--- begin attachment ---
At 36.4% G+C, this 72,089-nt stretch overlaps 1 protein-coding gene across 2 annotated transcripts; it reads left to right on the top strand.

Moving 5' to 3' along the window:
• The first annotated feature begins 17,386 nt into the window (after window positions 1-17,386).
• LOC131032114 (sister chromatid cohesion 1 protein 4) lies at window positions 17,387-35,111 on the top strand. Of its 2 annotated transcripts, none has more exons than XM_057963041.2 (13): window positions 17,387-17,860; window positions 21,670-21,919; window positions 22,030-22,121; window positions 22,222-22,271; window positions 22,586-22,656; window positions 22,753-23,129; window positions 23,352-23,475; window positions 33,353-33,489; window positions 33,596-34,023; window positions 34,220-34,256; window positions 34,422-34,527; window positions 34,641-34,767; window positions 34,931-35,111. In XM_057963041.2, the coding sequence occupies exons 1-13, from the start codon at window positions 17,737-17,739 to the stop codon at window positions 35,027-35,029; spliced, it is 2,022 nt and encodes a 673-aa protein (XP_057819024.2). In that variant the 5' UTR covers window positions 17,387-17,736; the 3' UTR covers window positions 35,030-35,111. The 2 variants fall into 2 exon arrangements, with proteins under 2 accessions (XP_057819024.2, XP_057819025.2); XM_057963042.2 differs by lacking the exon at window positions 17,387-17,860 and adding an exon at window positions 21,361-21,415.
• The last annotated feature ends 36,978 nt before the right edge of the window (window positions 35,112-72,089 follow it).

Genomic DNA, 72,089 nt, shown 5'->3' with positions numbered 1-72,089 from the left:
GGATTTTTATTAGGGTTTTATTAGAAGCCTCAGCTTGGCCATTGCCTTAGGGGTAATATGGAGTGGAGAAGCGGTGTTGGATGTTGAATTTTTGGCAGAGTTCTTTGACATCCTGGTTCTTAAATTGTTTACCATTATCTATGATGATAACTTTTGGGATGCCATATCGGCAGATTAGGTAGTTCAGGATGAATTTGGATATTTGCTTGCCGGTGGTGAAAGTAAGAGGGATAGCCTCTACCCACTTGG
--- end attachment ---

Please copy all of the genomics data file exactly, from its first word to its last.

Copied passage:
At 36.4% G+C, this 72,089-nt stretch overlaps 1 protein-coding gene across 2 annotated transcripts; it reads left to right on the top strand.

Moving 5' to 3' along the window:
• The first annotated feature begins 17,386 nt into the window (after window positions 1-17,386).
• LOC131032114 (sister chromatid cohesion 1 protein 4) lies at window positions 17,387-35,111 on the top strand. Of its 2 annotated transcripts, none has more exons than XM_057963041.2 (13): window positions 17,387-17,860; window positions 21,670-21,919; window positions 22,030-22,121; window positions 22,222-22,271; window positions 22,586-22,656; window positions 22,753-23,129; window positions 23,352-23,475; window positions 33,353-33,489; window positions 33,596-34,023; window positions 34,220-34,256; window positions 34,422-34,527; window positions 34,641-34,767; window positions 34,931-35,111. In XM_057963041.2, the coding sequence occupies exons 1-13, from the start codon at window positions 17,737-17,739 to the stop codon at window positions 35,027-35,029; spliced, it is 2,022 nt and encodes a 673-aa protein (XP_057819024.2). In that variant the 5' UTR covers window positions 17,387-17,736; the 3' UTR covers window positions 35,030-35,111. The 2 variants fall into 2 exon arrangements, with proteins under 2 accessions (XP_057819024.2, XP_057819025.2); XM_057963042.2 differs by lacking the exon at window positions 17,387-17,860 and adding an exon at window positions 21,361-21,415.
• The last annotated feature ends 36,978 nt before the right edge of the window (window positions 35,112-72,089 follow it).

Genomic DNA, 72,089 nt, shown 5'->3' with positions numbered 1-72,089 from the left:
GGATTTTTATTAGGGTTTTATTAGAAGCCTCAGCTTGGCCATTGCCTTAGGGGTAATATGGAGTGGAGAAGCGGTGTTGGATGTTGAATTTTTGGCAGAGTTCTTTGACATCCTGGTTCTTAAATTGTTTACCATTATCTATGATGATAACTTTTGGGATGCCATATCGGCAGATTAGGTAGTTCAGGATGAATTTGGATATTTGCTTGCCGGTGGTGAAAGTAAGAGGGATAGCCTCTACCCACTTGG